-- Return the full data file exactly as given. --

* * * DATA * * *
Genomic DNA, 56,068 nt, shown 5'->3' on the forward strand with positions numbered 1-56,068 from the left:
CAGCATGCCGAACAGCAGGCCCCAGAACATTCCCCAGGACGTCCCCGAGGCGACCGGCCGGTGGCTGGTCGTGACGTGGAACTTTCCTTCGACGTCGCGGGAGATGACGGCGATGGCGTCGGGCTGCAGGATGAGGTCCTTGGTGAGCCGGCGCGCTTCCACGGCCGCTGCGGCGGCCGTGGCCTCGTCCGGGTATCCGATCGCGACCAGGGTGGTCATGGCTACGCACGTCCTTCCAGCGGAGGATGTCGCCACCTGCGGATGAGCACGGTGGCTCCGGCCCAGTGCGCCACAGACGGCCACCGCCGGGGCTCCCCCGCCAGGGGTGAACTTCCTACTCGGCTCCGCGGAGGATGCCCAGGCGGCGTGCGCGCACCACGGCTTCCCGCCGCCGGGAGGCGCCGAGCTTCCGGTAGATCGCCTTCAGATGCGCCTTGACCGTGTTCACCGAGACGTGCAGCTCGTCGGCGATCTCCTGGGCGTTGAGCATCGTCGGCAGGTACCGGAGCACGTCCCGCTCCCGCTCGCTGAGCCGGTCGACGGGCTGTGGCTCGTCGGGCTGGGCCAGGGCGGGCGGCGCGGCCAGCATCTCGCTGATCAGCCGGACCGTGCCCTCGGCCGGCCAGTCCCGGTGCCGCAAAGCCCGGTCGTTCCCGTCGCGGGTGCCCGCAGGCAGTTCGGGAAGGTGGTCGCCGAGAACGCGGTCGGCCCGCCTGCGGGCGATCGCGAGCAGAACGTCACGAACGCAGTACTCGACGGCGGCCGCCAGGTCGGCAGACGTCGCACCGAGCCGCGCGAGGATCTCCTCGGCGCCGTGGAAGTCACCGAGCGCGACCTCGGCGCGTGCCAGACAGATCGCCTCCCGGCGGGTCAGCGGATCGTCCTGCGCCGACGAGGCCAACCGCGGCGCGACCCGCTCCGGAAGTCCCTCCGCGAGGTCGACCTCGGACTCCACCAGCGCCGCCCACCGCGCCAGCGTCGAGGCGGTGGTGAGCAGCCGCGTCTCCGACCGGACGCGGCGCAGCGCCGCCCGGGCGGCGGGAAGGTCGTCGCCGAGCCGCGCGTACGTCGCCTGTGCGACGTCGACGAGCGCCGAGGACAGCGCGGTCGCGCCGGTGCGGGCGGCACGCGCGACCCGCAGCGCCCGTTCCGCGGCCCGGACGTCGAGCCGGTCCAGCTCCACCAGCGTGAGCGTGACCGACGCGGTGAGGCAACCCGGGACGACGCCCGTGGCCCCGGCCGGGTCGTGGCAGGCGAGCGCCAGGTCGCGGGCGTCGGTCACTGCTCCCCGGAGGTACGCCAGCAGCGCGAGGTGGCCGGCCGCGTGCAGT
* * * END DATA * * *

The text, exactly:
Genomic DNA, 56,068 nt, shown 5'->3' on the forward strand with positions numbered 1-56,068 from the left:
CAGCATGCCGAACAGCAGGCCCCAGAACATTCCCCAGGACGTCCCCGAGGCGACCGGCCGGTGGCTGGTCGTGACGTGGAACTTTCCTTCGACGTCGCGGGAGATGACGGCGATGGCGTCGGGCTGCAGGATGAGGTCCTTGGTGAGCCGGCGCGCTTCCACGGCCGCTGCGGCGGCCGTGGCCTCGTCCGGGTATCCGATCGCGACCAGGGTGGTCATGGCTACGCACGTCCTTCCAGCGGAGGATGTCGCCACCTGCGGATGAGCACGGTGGCTCCGGCCCAGTGCGCCACAGACGGCCACCGCCGGGGCTCCCCCGCCAGGGGTGAACTTCCTACTCGGCTCCGCGGAGGATGCCCAGGCGGCGTGCGCGCACCACGGCTTCCCGCCGCCGGGAGGCGCCGAGCTTCCGGTAGATCGCCTTCAGATGCGCCTTGACCGTGTTCACCGAGACGTGCAGCTCGTCGGCGATCTCCTGGGCGTTGAGCATCGTCGGCAGGTACCGGAGCACGTCCCGCTCCCGCTCGCTGAGCCGGTCGACGGGCTGTGGCTCGTCGGGCTGGGCCAGGGCGGGCGGCGCGGCCAGCATCTCGCTGATCAGCCGGACCGTGCCCTCGGCCGGCCAGTCCCGGTGCCGCAAAGCCCGGTCGTTCCCGTCGCGGGTGCCCGCAGGCAGTTCGGGAAGGTGGTCGCCGAGAACGCGGTCGGCCCGCCTGCGGGCGATCGCGAGCAGAACGTCACGAACGCAGTACTCGACGGCGGCCGCCAGGTCGGCAGACGTCGCACCGAGCCGCGCGAGGATCTCCTCGGCGCCGTGGAAGTCACCGAGCGCGACCTCGGCGCGTGCCAGACAGATCGCCTCCCGGCGGGTCAGCGGATCGTCCTGCGCCGACGAGGCCAACCGCGGCGCGACCCGCTCCGGAAGTCCCTCCGCGAGGTCGACCTCGGACTCCACCAGCGCCGCCCACCGCGCCAGCGTCGAGGCGGTGGTGAGCAGCCGCGTCTCCGACCGGACGCGGCGCAGCGCCGCCCGGGCGGCGGGAAGGTCGTCGCCGAGCCGCGCGTACGTCGCCTGTGCGACGTCGACGAGCGCCGAGGACAGCGCGGTCGCGCCGGTGCGGGCGGCACGCGCGACCCGCAGCGCCCGTTCCGCGGCCCGGACGTCGAGCCGGTCCAGCTCCACCAGCGTGAGCGTGACCGACGCGGTGAGGCAACCCGGGACGACGCCCGTGGCCCCGGCCGGGTCGTGGCAGGCGAGCGCCAGGTCGCGGGCGTCGGTCACTGCTCCCCGGAGGTACGCCAGCAGCGCGAGGTGGCCGGCCGCGTGCAGT